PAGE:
Brazil’s industrial output shrank more than expected in February, reversing most of the previous month’s gains and casting fresh doubt over the health of an anaemic recovery in the struggling sector.
Industrial production fell a seasonally adjusted 2.5% in February from January, more than the 2.05% drop forecast in a poll, government statistics agency IBGE said this week.
The data reinforced bets that Brazil’s Central Bank would not raise interest rates at its next policy meeting in April despite quickening inflation, for fear of putting the economy's fragile recovery at risk.
Yields on interest rate futures dropped in early trading with the yield on contracts maturing in January 2014, the most traded in the session, down 4 basis points to 7.74%.
However production of capital goods rose for the second straight month, adding 1.6% in February from January. Capital goods production had suffered in the previous year as a lack of business confidence led companies to hold off on making investments.
Brazil’s economic growth has been limited by its manufacturing sector in recent years, as industry struggles with infrastructure bottlenecks, chronically low levels of investment and rising labour costs.
February's industrial production shrank 3.2% over the same month a year ago, greater than the 2.4% decline forecast in the survey.
In related data Brazil posted the smallest trade surplus for the month of March since 2001, largely due to a drop in oil exports and an increase in the purchase of petroleum derivatives, such as gasoline, the government said.
The trade surplus in March was 164 million dollars which follows on a trade deficit of 1.2 billion in February and a record 4bn in January.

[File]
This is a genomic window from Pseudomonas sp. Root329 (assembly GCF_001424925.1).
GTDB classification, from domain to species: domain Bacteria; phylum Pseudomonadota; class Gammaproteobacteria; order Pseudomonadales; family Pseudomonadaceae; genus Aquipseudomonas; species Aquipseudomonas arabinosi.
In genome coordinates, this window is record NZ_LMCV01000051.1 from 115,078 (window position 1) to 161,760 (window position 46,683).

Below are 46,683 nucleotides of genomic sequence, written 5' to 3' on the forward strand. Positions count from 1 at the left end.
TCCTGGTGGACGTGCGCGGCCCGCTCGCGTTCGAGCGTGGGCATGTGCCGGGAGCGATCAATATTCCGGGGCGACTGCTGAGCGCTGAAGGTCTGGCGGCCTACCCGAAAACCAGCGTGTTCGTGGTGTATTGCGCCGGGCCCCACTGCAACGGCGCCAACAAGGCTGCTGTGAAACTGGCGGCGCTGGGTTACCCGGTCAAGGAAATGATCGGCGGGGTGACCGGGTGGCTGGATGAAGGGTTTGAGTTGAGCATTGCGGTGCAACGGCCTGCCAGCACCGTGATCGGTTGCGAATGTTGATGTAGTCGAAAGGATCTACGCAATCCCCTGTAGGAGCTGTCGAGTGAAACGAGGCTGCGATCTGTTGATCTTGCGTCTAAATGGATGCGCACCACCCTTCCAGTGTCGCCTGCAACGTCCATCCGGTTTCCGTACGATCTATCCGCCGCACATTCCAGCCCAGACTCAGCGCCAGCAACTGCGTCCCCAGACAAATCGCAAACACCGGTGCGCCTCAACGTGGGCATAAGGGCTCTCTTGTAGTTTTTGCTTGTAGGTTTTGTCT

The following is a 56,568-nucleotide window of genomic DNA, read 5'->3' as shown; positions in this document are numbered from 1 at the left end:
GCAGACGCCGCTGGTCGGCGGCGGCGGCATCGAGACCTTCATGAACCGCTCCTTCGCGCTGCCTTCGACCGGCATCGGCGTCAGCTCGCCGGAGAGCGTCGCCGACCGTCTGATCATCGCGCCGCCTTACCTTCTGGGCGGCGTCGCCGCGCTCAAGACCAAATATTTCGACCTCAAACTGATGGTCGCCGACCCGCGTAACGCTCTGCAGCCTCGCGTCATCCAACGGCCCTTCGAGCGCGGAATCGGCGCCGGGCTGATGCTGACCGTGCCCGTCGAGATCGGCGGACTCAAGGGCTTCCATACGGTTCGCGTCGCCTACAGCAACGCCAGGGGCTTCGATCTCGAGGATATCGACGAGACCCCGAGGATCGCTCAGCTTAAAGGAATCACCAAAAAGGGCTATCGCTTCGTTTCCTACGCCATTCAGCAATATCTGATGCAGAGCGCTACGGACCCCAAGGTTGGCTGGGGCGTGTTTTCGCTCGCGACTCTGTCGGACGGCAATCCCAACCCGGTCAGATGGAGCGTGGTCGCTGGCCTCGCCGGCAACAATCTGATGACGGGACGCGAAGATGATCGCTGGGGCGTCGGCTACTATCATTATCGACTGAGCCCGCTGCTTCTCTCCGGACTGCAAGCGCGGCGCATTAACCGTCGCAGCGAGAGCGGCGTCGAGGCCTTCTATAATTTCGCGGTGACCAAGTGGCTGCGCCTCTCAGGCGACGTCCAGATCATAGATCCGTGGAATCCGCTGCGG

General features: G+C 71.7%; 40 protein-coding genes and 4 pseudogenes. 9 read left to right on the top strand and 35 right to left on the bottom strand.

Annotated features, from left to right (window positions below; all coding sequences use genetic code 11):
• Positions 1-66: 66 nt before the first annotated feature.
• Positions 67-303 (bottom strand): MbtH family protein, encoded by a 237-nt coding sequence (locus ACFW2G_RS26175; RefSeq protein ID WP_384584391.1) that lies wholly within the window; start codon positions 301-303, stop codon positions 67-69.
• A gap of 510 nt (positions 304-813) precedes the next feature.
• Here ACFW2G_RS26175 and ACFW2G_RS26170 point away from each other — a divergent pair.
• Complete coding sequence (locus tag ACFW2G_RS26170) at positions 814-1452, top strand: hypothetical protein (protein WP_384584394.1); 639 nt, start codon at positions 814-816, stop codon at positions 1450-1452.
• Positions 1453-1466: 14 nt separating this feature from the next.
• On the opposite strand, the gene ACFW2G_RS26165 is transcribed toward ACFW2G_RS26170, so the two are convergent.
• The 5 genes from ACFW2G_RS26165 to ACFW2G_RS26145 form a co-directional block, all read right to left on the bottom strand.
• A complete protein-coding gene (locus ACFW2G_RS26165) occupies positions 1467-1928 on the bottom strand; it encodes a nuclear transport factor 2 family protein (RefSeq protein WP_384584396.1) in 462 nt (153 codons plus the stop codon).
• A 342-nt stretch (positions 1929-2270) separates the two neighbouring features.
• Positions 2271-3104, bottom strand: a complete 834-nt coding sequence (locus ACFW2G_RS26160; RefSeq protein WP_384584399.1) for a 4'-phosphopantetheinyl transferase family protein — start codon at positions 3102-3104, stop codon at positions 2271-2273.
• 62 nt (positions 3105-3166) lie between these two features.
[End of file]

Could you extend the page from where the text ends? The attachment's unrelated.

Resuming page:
Record soy and corn crops should help the trade balance improve in coming months, said Foreign Trade Secretary Tatiana Prazeres.
We expect exports to remain at the record levels we saw in 2012 and 2011, she told reporters in Brasilia.
Brazil had record exports in 2011 of 256 billion dollars, but exports fell 5.3% to 242.58 billion in 2012. The 2012 number was still higher than any year prior to 2011.
Exports in March rose 1.6% to 19.32bn versus the same month in 2012, while imports rose 11.6% to 19.159bn.
Brazil's trade deficit in the first three months of the year amounted to 5.150bn. Last week, the central bank revised its 2013 trade surplus estimate to 15bn from 17bn previously.
The government has blamed the large trade deficit so far this year on a change in the tax agency's accounting procedures that included billions of dollars in fuel imports from 2012 in this year's trade balance.
Prazeres acknowledged that 1.8bn in fuel import bills from last year will likely limit the recovery of the trade balance in coming months. A drop in Brazilian exports to Argentina has also hurt the trade balance and further splintered trade ties between the Mercosur partners.
Although exports make up only about 10% of Brazil's 2.5 trillion dollars GDP, they are considered a key part of the economy by President Dilma Rousseff's government. She has offered billions of dollars in subsidized lending to help exporters, mostly those who produce manufactured goods. She has also raised trade barriers on dozens of imported products to protect local industry.